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The SECURE Act 2.0 was signed into law at the end of last year. Building on many reforms implemented in the original SECURE Act of 2019, the legislation calls for a myriad of updates impacting employer-sponsored retirement plans. It included changes to plan eligibility, retirement saving opportunities, and adjustments to operations. Examples include automatic enrollment, an increase in the age when Required Minimum Distributions (RMDs) need to be taken, and student loan matching. The legislation contains dozens of provisions with effective dates in 2024, 2025, 2026, and beyond.
There was also a change affecting catch-up contributions for participants whose prior-year Social Security wages exceeded $145,000. Starting in 2024, these contributions are required to be treated as having been made on an after-tax or ROTH basis (Section 603), rather than the pre-tax basis used by many plans. The short timeline for compliance caused concern amongst many companies, which needed more time to make the required change. In late August, the IRS issued Notice 2023-62, which provides a two-year administrative transition period to comply with the requirement. To help clients, prospects, and others, JLK Rosenberger has provided a summary of the key details below.
What Did Section 603 Change?
Plan participants are limited to the amount that may be contributed to a plan by limits established each year. Yet, for participants 50 years or older, there is the option to contribute an additional amount known as a catch-up contribution. These special contributions can be made on a pre-tax or Roth basis, depending on the plan’s specific rules. SECURE Act 2.0 changed this rule to require all catch-up contributions to a qualified retirement plan, effective for years after December 31, 2023, to be subject to Roth treatment for those whose prior-year Social Security wages exceeded $145,000.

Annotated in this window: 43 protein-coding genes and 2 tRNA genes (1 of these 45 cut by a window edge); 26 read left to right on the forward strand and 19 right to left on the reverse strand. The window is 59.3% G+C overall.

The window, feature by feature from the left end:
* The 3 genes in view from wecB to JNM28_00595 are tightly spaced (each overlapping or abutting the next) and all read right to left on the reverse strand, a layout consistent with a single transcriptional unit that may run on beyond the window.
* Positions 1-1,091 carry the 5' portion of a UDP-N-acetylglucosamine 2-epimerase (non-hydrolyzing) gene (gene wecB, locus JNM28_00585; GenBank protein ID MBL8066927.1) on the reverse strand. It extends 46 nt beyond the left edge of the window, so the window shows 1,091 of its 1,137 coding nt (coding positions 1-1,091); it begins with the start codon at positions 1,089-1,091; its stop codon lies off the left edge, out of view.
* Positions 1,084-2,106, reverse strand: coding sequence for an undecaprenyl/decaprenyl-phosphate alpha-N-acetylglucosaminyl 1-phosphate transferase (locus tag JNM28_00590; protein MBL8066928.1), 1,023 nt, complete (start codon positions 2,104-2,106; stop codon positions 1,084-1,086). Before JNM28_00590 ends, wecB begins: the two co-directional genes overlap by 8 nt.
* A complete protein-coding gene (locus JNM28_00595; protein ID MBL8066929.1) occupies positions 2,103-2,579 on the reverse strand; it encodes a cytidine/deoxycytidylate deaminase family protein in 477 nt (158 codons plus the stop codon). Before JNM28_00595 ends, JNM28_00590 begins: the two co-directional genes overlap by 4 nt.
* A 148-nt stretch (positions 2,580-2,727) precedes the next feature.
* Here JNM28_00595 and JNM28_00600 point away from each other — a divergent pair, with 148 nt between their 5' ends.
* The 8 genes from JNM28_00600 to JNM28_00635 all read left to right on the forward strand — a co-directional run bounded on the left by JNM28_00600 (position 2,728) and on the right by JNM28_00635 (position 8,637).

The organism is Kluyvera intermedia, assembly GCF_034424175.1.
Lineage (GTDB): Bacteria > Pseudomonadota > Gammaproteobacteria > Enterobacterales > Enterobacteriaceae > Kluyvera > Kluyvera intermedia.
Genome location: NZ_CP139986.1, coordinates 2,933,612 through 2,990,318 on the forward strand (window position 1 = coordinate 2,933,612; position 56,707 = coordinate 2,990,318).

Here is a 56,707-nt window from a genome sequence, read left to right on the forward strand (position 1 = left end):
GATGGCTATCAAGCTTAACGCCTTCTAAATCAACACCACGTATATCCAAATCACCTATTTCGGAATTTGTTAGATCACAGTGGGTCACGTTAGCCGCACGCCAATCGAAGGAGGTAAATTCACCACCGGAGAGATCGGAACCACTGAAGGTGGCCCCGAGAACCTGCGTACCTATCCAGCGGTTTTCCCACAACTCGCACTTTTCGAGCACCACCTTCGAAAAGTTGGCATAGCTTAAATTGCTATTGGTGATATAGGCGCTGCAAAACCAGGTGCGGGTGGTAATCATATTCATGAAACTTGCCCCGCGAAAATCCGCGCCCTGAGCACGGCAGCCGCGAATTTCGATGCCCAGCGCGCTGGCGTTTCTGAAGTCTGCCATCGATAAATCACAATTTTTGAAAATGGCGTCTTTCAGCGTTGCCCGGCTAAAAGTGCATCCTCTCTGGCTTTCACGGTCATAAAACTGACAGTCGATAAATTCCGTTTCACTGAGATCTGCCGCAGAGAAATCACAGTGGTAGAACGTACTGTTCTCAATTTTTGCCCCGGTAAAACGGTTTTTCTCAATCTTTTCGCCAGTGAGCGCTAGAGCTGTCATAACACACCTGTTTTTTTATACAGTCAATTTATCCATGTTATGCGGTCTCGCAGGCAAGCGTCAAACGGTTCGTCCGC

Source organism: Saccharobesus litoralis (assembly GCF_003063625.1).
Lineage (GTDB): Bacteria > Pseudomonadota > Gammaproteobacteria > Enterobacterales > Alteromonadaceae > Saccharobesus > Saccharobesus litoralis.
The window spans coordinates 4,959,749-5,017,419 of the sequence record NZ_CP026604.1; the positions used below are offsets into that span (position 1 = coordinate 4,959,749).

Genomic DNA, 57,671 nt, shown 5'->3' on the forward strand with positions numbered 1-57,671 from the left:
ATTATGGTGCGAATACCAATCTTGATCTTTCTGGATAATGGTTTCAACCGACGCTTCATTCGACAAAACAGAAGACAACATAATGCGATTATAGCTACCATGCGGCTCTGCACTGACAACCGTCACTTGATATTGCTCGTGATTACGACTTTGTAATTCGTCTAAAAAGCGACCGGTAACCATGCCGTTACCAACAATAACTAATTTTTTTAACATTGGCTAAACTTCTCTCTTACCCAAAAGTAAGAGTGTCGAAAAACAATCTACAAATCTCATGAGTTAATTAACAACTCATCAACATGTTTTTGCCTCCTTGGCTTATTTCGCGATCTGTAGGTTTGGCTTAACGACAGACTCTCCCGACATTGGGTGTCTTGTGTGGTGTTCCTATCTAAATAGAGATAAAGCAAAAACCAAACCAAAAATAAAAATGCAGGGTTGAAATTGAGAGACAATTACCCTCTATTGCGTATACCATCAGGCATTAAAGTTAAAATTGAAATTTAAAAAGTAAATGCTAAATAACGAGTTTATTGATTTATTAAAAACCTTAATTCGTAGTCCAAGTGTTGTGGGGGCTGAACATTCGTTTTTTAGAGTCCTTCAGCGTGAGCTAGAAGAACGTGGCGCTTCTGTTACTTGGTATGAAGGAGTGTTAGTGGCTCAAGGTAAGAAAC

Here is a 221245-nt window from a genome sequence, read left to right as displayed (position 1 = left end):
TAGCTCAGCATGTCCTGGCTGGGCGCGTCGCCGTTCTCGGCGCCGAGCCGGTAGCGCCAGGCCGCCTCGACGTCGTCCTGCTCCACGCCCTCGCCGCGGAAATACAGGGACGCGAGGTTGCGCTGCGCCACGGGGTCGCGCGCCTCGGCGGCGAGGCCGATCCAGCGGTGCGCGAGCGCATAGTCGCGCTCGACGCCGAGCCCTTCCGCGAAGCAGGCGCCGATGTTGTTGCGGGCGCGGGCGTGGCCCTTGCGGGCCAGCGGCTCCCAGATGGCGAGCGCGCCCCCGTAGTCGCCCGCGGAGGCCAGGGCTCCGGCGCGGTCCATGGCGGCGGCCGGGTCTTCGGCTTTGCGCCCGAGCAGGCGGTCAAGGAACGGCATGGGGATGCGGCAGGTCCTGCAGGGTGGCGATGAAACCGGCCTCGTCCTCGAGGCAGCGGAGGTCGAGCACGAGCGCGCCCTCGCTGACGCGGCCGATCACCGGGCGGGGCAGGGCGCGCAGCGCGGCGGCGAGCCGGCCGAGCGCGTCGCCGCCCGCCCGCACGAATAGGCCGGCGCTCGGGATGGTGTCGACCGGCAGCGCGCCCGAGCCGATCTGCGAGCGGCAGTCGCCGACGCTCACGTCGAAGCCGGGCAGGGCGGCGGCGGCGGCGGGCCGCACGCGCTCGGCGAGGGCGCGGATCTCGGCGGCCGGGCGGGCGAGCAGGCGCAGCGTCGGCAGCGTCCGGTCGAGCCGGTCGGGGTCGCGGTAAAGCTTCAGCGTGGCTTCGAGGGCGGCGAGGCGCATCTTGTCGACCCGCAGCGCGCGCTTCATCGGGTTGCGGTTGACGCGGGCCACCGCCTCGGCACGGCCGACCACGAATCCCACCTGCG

The transitional guidance makes important changes designed to alleviate plan sponsor concerns about not having adequate time to comply with Section 603, including:
- Administrative Extension Period – Recognizing the hardship and significant expense of meeting the original deadline, the guidance provides a two-year administrative extension period. This means that until January 1, 2026, catch-up contributions will be considered to have satisfied the requirement even if not made on a Roth basis. It also means that plans without Roth features can continue to allow participants to make catch-up contributions.
- Catch-Up Contributions After 2023 – It was confirmed that the SECURE Act 2.0 does not prevent plan sponsors from allowing catch-up contributions. So, plan participants who are age 50 and over can still make catch-up contributions after 2023.
The agency is expected to issue additional guidance after the initial comment period concludes. It is expected to include details on when an employer would be permitted to treat an election by the participant to make catch-up contributions on a pre-tax basis as an election to make catch-up contributions on a Roth basis.
The recently released guidance provides welcome relief to plan sponsors struggling to meet the original deadline. While the transitional period is helpful, it is important to carefully consider the plan changes that need to be made to comply with Section 603. If you have questions about the information outlined above or need assistance with your next benefit plan audit, JLK Rosenberger can help. For additional information, call 818-334-8646 or click here to contact us. We look forward to speaking with you soon.